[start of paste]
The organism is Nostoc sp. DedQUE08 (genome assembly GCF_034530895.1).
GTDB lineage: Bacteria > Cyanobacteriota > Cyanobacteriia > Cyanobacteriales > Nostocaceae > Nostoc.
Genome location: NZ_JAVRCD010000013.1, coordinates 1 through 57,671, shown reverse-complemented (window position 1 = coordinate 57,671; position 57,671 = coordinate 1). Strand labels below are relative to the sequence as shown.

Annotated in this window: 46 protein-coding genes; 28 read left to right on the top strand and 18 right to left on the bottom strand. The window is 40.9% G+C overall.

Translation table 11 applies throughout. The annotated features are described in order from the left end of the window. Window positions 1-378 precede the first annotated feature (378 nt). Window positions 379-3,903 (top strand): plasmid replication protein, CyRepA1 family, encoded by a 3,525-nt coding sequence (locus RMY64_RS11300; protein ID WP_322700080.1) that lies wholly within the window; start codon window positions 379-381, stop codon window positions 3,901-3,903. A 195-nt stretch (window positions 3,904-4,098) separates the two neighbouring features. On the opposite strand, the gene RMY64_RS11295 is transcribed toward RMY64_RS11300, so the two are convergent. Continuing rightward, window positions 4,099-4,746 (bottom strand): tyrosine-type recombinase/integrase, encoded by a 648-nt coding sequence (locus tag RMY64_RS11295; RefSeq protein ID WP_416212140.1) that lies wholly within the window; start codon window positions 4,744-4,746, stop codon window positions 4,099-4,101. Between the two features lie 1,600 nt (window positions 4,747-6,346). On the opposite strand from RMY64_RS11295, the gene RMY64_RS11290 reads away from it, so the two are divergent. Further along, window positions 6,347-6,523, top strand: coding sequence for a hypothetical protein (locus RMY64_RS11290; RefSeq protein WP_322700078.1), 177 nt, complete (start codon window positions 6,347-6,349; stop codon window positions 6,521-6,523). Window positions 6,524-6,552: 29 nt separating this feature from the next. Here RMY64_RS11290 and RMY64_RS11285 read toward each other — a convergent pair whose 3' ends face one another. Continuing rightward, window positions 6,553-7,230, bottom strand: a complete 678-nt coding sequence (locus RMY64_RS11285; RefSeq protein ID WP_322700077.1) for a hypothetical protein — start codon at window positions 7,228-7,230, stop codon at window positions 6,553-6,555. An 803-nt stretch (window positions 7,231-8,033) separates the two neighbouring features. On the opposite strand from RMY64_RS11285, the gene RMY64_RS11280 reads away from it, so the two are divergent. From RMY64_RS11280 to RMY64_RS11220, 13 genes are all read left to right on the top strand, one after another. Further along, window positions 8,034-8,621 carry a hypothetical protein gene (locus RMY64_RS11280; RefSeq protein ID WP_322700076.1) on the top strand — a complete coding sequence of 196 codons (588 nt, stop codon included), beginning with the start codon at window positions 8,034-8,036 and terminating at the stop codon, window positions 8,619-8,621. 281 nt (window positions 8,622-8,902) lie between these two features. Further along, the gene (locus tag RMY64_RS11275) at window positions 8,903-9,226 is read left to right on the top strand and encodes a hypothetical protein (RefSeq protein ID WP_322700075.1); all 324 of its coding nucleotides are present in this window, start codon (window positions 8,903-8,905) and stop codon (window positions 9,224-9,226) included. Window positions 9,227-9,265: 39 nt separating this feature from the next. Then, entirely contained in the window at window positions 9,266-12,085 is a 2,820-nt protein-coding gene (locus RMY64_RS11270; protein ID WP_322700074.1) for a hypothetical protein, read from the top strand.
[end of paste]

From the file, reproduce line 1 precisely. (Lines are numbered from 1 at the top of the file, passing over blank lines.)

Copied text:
The organism is Nostoc sp. DedQUE08 (genome assembly GCF_034530895.1).